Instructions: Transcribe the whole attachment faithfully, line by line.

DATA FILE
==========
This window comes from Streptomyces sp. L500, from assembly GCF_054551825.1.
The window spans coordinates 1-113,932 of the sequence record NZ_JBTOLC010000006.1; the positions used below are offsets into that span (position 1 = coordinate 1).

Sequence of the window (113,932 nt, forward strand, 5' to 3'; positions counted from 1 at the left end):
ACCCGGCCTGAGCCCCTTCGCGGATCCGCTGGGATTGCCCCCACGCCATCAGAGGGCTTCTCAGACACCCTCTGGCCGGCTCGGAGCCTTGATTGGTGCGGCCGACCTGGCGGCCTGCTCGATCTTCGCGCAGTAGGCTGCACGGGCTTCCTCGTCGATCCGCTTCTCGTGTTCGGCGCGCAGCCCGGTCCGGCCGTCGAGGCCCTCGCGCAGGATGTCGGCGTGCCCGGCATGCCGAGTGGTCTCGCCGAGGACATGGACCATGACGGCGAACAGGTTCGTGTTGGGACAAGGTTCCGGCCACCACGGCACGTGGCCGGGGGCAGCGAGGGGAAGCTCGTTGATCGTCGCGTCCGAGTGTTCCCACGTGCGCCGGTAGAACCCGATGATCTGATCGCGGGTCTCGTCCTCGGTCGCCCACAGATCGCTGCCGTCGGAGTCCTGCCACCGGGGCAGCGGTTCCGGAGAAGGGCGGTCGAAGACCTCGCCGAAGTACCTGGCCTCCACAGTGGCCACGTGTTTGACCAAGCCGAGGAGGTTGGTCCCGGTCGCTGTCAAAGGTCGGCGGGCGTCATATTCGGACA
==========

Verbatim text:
This window comes from Streptomyces sp. L500, from assembly GCF_054551825.1.
The window spans coordinates 1-113,932 of the sequence record NZ_JBTOLC010000006.1; the positions used below are offsets into that span (position 1 = coordinate 1).

Sequence of the window (113,932 nt, forward strand, 5' to 3'; positions counted from 1 at the left end):
ACCCGGCCTGAGCCCCTTCGCGGATCCGCTGGGATTGCCCCCACGCCATCAGAGGGCTTCTCAGACACCCTCTGGCCGGCTCGGAGCCTTGATTGGTGCGGCCGACCTGGCGGCCTGCTCGATCTTCGCGCAGTAGGCTGCACGGGCTTCCTCGTCGATCCGCTTCTCGTGTTCGGCGCGCAGCCCGGTCCGGCCGTCGAGGCCCTCGCGCAGGATGTCGGCGTGCCCGGCATGCCGAGTGGTCTCGCCGAGGACATGGACCATGACGGCGAACAGGTTCGTGTTGGGACAAGGTTCCGGCCACCACGGCACGTGGCCGGGGGCAGCGAGGGGAAGCTCGTTGATCGTCGCGTCCGAGTGTTCCCACGTGCGCCGGTAGAACCCGATGATCTGATCGCGGGTCTCGTCCTCGGTCGCCCACAGATCGCTGCCGTCGGAGTCCTGCCACCGGGGCAGCGGTTCCGGAGAAGGGCGGTCGAAGACCTCGCCGAAGTACCTGGCCTCCACAGTGGCCACGTGTTTGACCAAGCCGAGGAGGTTGGTCCCGGTCGCTGTCAAAGGTCGGCGGGCGTCATATTCGGACA